However you would like to house rule your skills systems, the choice is up to you.
posted Tuesday, April 17th 2007 by
Dungeon Mastering Advice • Third Edition
I’ve been discussing the virtues of rolling ability scores versus points-buy, and it’s interesting to consider the reasons people prefer one or the other.
In terms of fairness, players are better served by points buy than rolling. Whereas most rolls a player makes only affect the outcome of a single action, ability scores affect a character over his or her entire adventuring career. Too much is decided by a single incidence of chance. It’s like flipping a coin to decide who gets the best chair in your weekly D&D game* – it’s fairer to flip again each week than to flip once and stick with the result. After all, we don’t force players to roll once at character creation to determine their Initiative rolls, their attack rolls or how lucky they will be when they find magic items. If one single roll has too great an effect, it becomes bias, rather than luck, which is not the effect dice should have.
Points buy is often considered fairer since it gives players a way to compromise between power in different areas. That’s essentially what’s done with other character choices – picking a character class is a compromise between abilities such as magic aptitude and combat skill, and choosing feats is a compromise between which talents you wish to improve upon. Point-buy changes ability score generation from random chance to a kind of resource management, which is a big part of strategy in D&D. It becomes a matter of choice, rather than luck.
Why do many players still prefer to roll their characters, then? A big factor is that when you roll a good score by chance, it’s like finding a piece of treasure. By random chance, it’s possible that you’ll come up with several high ability scores that points buy couldn’t have afforded. Of course, the risk is that you can also end up with low scores. But then, that only make it more exciting. It’s almost a sort of gambling, in that you risk loss for the hope of winning big. The payoff is worth it.
Another reason is that characters come out more “natural” when rolled. Points-buy characters almost always have even ability scores, since an odd score is no more beneficial except when ability scores are used as prerequisites for feats. Points-buy systems usually allow no ability score below an 8 (since useless ability scores would be dropped lower to beef up the good ones), so characters tend to be either boringly well-rounded or all eights and eighteens.
Points-buy: it’s fairer and less open to cheating, but it’s more work and less exciting.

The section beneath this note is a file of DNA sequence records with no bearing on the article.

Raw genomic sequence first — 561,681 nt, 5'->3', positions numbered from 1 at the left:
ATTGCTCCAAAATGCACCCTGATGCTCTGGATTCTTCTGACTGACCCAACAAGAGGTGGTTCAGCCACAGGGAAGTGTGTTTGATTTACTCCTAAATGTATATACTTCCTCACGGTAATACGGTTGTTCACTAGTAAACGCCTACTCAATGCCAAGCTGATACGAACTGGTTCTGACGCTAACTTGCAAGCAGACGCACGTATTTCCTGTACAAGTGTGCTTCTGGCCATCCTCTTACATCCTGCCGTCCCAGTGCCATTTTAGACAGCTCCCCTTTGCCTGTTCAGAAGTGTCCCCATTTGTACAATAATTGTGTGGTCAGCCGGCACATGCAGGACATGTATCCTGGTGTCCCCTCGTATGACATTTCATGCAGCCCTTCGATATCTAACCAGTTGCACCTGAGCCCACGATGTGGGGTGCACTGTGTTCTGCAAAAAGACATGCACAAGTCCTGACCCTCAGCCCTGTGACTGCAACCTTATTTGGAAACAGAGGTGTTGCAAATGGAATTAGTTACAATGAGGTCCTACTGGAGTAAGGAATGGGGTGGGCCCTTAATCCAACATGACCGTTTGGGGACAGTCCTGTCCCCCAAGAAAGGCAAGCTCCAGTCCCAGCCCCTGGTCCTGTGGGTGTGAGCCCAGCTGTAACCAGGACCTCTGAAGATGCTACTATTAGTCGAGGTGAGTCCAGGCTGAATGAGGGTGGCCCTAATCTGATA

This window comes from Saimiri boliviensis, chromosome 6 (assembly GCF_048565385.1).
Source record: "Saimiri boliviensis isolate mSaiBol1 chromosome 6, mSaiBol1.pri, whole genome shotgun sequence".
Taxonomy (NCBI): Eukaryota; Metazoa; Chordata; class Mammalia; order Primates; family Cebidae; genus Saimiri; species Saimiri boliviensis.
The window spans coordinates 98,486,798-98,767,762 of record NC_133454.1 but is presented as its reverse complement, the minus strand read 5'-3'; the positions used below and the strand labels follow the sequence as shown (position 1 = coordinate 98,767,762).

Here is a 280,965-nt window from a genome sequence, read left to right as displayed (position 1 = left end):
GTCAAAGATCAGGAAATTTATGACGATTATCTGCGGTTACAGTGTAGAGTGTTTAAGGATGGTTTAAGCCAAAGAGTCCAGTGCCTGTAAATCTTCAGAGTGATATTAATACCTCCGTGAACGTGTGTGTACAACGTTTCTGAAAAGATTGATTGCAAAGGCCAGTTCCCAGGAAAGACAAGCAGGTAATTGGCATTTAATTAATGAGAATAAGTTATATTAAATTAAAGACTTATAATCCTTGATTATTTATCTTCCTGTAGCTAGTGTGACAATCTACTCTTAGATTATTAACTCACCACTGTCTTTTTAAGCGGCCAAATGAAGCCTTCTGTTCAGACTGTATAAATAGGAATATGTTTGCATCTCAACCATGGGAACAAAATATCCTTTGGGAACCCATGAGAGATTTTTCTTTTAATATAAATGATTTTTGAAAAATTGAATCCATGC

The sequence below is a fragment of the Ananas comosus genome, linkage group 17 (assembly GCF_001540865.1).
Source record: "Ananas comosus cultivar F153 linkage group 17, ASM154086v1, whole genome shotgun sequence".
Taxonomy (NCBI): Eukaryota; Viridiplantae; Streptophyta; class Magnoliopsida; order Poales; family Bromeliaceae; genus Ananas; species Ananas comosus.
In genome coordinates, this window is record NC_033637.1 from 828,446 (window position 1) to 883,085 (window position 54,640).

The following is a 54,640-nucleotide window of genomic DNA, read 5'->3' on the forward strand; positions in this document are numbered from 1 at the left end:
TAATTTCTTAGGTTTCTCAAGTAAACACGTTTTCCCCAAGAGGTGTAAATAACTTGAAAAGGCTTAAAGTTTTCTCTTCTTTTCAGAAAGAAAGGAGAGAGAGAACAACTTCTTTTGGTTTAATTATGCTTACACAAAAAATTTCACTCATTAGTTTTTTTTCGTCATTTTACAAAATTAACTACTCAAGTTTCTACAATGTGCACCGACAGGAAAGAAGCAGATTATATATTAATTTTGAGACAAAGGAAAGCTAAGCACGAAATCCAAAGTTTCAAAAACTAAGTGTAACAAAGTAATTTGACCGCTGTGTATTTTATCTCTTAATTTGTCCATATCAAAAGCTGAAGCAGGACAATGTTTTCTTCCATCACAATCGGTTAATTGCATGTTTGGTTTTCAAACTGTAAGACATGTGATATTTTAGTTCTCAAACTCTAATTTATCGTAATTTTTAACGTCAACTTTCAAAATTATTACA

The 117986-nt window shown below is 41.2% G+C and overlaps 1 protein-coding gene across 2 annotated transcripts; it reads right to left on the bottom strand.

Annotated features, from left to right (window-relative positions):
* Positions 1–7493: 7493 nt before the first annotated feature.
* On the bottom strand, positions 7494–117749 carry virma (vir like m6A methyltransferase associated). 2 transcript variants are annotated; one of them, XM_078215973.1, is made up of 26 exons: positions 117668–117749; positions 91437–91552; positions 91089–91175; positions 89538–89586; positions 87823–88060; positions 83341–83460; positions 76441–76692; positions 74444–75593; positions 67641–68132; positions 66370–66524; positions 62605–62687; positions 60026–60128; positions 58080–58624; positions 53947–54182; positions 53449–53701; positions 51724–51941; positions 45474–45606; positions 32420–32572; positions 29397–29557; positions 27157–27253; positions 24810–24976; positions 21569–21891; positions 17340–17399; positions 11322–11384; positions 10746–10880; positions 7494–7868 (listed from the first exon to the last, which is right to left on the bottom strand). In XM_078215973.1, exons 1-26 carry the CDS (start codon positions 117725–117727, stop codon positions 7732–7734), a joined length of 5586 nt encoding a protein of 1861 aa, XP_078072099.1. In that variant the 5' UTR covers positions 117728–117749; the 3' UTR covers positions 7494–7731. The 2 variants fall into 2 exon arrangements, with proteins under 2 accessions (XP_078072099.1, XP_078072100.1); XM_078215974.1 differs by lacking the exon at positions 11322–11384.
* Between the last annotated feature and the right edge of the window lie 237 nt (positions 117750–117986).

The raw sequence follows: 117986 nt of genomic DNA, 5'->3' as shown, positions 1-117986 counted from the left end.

* It is dungeon master’s opinion that the “good chair” is naturally reserved for the dungeon master himself.
posted Saturday, April 14th 2007 by
Dungeon Mastering Advice • Third Edition
Here’s an interesting way to allow your players to roll up a character.
If your players prefer the randomness of rolling for characters’ ability scores naturally instead of using point-buy or a set array, try this approach. Using whatever rolling method you prefer, roll twenty sets of ability scores and number them 1 to 20 in order. Each player simply rolls a d20 to determine which line of your chart they use for ability scores. If a line is weak or mediocre, you might consider giving that line a compensation bonus such as some bonus skill ranks, a piece of starting equipment, some minor special ability or special social standing.
This method has two main advantages. One, it puts everyone on an equal footing because players can’t cheat. Two, it’s a lot quicker, which is always a plus when generating characters, especially if game time is limited and you don’t want to spend too long on character generation.
Obviously, you shouldn’t let your players see the chart in advance, nor should you let two players roll the same number – it looks quite suspicious if one player gets good ability scores, only for another to have rolled the same. Avoid the temptation to make ’20′ the best set and ’1′ the worst, since you don’t want to have to demand a reroll when someone suspiciously rolled a twenty when you weren’t looking. Don’t grant too much in the way of compensation abilities (why play a human when a dwarf with 4 Wisdom gets a free compensation bonus feat?), but make sure players are going to be reasonably happy with what they get. Lastly, always let players “arrange as desired” unless your group isn’t too fussed about picking their own character class.